It’s not news: Hillary Clinton has an image problem when it comes to perceptions of trustworthiness. Her career and that of her husband have been plagued by controversies, most recently over her used of a private email server while Secretary of State.
But to what extent is she lying in this electoral cycle?
Early on in the primaries she distanced herself from free trade deals, most notably the Trans Pacific Partnership deal. Clinton had previously been a strong supporter of the trade package, but under pressure from voters angry at these international treaties, she has since suggested the deal requires review.
She has flip flopped on the trade issue because she knows it is politically damaging to acknowledge that there is no simple answer to revitalising American manufacturing, and the benefits to middle class Americans and world peace are a difficult sell when Bernie Sanders continued attack her from the populist left.
Another area of focus has been on her use of a private email server as Secretary of State. The story continues to cling onto the Clinton campaign, and the candidate has thus far failed to articulate a compelling reason to explain her actions. Whether it is an example of an error of judgement or a more fundamental personality trait is up for the voters to decide.
Besides the two notable cases, Hillary Clinton has been perhaps the most clear and candid about what she intends to do in office.
Consider Wall Street reform. A key component of Bernie Sanders’ campaign, the Vermont Senator’s website lists actions the Vermont Senator has undertaken in this field:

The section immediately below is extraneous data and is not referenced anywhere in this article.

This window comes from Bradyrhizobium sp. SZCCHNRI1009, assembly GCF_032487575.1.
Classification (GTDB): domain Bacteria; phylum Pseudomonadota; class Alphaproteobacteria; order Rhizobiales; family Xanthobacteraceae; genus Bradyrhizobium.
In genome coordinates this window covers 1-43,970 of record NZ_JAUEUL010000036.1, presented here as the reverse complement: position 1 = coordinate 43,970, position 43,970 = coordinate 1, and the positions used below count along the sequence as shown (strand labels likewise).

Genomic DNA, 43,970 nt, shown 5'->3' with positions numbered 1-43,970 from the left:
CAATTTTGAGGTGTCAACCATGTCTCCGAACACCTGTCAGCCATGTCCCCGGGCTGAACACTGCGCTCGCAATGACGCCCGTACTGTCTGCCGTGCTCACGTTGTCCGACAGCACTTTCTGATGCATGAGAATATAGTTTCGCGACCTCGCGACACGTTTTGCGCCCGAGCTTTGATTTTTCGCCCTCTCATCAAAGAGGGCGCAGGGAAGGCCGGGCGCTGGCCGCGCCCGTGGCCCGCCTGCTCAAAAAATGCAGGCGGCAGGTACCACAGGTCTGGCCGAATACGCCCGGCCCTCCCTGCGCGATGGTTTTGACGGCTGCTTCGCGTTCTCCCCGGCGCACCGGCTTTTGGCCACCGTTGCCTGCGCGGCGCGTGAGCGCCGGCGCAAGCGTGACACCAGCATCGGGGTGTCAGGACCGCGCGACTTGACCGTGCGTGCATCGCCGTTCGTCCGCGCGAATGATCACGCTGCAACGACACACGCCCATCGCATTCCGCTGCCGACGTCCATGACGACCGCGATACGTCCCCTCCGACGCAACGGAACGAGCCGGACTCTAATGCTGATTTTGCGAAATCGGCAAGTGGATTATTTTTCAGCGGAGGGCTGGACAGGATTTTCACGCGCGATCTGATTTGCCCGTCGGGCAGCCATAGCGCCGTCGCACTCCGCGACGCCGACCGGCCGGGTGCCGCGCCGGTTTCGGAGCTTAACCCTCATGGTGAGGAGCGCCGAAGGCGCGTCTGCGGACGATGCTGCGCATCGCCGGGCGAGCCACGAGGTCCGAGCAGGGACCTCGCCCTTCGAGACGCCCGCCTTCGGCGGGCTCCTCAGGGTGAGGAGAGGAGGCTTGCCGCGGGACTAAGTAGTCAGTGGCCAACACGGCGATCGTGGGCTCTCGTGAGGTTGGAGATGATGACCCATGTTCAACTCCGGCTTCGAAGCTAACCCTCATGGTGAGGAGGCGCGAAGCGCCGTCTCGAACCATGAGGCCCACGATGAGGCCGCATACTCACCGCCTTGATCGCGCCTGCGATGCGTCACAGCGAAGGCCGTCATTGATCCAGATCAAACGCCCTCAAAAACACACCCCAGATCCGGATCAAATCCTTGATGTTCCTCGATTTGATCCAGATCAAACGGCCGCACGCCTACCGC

What is missing from Sanders’ website, speeches and public statements is an explanation of how he proposes to break up the big banks, and what would come in their place. Bernie Sanders proposed sweeping, momentous change in America, but said virtually nothing of its implementation. The Vermont Senator oversimplified Wall Street Reform, and he probably knew it at the time.
Compare this to Clinton’s position on the subject, as stated on her website:
It is one of the core ironies of this electoral cycle that Hillary Clinton is so maligned for her untrustworthiness, yet the former Secretary of State has been the most clear and transparent about what her proposals involve.
Of course, detailed policy proposals and plans will not convince those opposed to her candidacy that she is trustworthy as President: her obvious ambition and connection to political and financial elites are enough to preclude her from consideration from many Americans. Yet when it comes to laying out her plans in the Oval Office, on the majority of issues she has been far more candid about her position and the limitations of what would be possible.
For Hillary, the saying should be ‘campaign in prose, govern in prose’.